16. Can't comment. Undecided whether the door is supposed to represent a duality of good and evil or whether a fresh coat of paint is what the door needs.

17. Can't comment either. Intrigued with the long-haired lady in gold.

18. On my way down where I would meet the dogs earlier mentioned in this article.

Friday, December 15, 2006

Lonely Road

Nice lyric. I don't recognize the song "Lonely Road", though. Now the above photo (taken in Singapore, not in Chiang Mai / Pai / Mae Hong Son. Am I that predictable?) is indeed about a lonely road (I counted only one or two cars at one time) just after the rain yesterday.

Saturday, December 09, 2006

Entry prohibited to women (at Wat Buppharam, Chiang Mai)

and men, and all those without the padlock keys.

What's the story behind the highly secured well? Exercise your creativity, weave a tale why the well is guarded (the opening is barricaded, the door twice locked & chained). However, try not to be influenced by the well in the anime, InuYasha or the horror movie, Ring.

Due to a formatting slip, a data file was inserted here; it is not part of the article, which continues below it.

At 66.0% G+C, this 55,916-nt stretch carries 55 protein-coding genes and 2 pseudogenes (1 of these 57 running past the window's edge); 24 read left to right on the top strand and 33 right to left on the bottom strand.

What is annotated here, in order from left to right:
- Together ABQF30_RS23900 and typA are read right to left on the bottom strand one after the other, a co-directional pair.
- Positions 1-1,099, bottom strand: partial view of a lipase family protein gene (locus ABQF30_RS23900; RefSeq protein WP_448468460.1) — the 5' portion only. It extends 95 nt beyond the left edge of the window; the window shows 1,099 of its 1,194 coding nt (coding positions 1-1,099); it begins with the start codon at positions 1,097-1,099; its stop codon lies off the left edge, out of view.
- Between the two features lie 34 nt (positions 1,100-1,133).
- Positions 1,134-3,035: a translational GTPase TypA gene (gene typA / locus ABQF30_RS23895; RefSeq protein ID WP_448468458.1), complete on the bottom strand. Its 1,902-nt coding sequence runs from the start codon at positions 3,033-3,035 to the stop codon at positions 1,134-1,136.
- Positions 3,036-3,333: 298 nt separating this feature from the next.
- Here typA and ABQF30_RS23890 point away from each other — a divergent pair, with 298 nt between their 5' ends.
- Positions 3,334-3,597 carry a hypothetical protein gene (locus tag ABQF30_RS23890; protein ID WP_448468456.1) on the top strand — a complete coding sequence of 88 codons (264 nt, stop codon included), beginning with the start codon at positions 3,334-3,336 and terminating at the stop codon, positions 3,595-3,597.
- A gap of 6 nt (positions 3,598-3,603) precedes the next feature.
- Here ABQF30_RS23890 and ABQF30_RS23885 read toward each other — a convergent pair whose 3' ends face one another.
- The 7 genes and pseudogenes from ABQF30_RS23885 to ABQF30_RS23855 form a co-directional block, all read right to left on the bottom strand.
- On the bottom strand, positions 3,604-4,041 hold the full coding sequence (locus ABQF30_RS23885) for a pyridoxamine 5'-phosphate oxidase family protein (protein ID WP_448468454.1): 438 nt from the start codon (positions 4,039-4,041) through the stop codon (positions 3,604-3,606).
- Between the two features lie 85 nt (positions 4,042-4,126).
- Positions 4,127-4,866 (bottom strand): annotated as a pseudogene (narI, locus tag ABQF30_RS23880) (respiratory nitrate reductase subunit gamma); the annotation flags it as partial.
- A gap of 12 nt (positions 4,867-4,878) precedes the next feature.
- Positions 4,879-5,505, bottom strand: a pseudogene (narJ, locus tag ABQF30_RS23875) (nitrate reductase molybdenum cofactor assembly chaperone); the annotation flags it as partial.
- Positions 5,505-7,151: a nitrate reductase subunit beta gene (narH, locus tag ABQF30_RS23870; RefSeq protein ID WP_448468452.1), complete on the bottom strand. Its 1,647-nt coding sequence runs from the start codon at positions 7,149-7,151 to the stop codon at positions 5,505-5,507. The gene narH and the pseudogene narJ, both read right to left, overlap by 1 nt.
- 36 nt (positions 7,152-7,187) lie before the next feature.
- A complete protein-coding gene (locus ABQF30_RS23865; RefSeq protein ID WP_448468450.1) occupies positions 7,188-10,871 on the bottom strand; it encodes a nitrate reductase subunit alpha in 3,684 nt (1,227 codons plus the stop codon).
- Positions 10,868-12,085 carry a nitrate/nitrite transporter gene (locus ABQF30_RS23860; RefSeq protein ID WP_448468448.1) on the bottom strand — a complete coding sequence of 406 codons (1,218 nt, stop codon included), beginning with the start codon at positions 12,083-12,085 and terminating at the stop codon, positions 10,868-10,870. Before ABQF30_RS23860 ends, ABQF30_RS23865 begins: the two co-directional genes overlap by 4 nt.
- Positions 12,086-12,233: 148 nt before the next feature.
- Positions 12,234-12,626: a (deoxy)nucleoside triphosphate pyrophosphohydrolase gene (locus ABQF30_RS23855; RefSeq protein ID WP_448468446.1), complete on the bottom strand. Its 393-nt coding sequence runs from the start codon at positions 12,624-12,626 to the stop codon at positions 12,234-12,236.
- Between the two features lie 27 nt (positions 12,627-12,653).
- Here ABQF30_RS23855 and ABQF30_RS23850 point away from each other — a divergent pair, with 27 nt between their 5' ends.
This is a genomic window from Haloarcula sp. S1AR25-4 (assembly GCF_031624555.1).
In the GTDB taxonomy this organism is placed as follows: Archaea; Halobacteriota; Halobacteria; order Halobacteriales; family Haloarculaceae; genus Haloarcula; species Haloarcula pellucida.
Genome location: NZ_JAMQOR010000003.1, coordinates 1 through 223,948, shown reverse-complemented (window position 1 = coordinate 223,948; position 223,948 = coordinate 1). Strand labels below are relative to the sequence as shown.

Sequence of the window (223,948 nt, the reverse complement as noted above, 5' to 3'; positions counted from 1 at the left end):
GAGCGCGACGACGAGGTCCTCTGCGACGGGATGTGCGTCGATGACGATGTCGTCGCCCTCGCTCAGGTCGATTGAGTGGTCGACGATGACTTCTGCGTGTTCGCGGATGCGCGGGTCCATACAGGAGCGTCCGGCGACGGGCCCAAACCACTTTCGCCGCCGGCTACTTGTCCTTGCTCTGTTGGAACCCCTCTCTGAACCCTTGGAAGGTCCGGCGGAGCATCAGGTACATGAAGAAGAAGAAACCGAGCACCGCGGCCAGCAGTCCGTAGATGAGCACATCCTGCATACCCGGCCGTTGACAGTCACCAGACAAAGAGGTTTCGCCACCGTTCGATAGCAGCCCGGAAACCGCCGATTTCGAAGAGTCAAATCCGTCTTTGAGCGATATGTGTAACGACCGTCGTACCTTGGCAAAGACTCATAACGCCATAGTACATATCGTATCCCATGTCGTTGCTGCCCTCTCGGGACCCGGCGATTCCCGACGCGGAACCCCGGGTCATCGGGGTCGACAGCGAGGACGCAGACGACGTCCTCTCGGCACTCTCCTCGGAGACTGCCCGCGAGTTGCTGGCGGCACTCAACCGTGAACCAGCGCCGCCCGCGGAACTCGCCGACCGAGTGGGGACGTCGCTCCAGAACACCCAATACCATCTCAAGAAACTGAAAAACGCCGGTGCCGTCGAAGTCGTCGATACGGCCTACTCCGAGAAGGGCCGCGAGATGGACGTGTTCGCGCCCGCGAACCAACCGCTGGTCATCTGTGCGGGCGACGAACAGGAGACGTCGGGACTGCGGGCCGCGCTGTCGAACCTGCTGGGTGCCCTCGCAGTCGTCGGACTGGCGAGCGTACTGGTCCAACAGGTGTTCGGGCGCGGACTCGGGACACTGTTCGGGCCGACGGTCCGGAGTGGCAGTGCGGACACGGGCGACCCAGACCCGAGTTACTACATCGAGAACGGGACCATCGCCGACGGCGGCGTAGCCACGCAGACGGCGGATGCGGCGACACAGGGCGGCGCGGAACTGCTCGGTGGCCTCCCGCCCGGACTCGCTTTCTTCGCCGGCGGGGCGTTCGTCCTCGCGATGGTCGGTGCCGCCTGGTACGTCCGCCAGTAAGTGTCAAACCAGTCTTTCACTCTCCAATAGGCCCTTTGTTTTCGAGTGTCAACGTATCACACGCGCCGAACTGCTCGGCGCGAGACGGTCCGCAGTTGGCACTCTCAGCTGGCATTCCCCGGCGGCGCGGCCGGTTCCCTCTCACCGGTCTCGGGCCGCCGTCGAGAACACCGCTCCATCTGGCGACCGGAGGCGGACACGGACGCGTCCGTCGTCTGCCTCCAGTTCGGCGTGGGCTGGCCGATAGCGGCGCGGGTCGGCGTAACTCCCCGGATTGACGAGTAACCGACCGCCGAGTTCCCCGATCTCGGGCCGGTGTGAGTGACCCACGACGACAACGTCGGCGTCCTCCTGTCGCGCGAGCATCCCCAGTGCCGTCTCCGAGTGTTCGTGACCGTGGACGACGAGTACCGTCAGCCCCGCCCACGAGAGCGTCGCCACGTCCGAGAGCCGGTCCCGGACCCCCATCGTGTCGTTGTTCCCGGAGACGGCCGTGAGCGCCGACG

Tuesday, December 05, 2006

"Bah, humbug!"

Received an email that started with "A beautiful story....makes you understand that everything happens for a reason." It's about a tablecloth. Beautiful indeed at least till the end part of "True Story - submitted by..." which triggered my automatic response of "True, eh?"

According to the link above, it's unproven--neither true nor false. I reckon if I were to forward the story to others, I'd substitute 'True' with 'Unproven'. Yeah, I think I'll do that.

Thank God It's Over (TGIO)